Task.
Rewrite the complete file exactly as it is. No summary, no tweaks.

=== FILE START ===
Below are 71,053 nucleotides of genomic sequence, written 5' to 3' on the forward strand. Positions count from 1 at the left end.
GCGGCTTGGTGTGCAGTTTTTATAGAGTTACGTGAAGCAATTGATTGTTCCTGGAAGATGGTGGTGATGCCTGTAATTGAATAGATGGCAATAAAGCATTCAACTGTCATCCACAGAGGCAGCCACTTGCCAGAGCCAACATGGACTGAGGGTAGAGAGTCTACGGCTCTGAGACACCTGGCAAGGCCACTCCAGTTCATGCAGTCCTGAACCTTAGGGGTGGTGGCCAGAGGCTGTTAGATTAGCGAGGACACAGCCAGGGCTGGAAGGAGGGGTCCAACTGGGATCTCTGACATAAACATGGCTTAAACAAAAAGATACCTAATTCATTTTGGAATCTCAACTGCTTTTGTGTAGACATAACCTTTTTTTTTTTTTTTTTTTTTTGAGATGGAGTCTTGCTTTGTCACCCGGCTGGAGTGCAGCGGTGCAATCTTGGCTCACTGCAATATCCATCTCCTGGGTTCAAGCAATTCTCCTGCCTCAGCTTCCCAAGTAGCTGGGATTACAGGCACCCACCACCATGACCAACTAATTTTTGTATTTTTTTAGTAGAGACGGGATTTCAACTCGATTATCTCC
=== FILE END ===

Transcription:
Below are 71,053 nucleotides of genomic sequence, written 5' to 3' on the forward strand. Positions count from 1 at the left end.
GCGGCTTGGTGTGCAGTTTTTATAGAGTTACGTGAAGCAATTGATTGTTCCTGGAAGATGGTGGTGATGCCTGTAATTGAATAGATGGCAATAAAGCATTCAACTGTCATCCACAGAGGCAGCCACTTGCCAGAGCCAACATGGACTGAGGGTAGAGAGTCTACGGCTCTGAGACACCTGGCAAGGCCACTCCAGTTCATGCAGTCCTGAACCTTAGGGGTGGTGGCCAGAGGCTGTTAGATTAGCGAGGACACAGCCAGGGCTGGAAGGAGGGGTCCAACTGGGATCTCTGACATAAACATGGCTTAAACAAAAAGATACCTAATTCATTTTGGAATCTCAACTGCTTTTGTGTAGACATAACCTTTTTTTTTTTTTTTTTTTTTTGAGATGGAGTCTTGCTTTGTCACCCGGCTGGAGTGCAGCGGTGCAATCTTGGCTCACTGCAATATCCATCTCCTGGGTTCAAGCAATTCTCCTGCCTCAGCTTCCCAAGTAGCTGGGATTACAGGCACCCACCACCATGACCAACTAATTTTTGTATTTTTTTAGTAGAGACGGGATTTCAACTCGATTATCTCC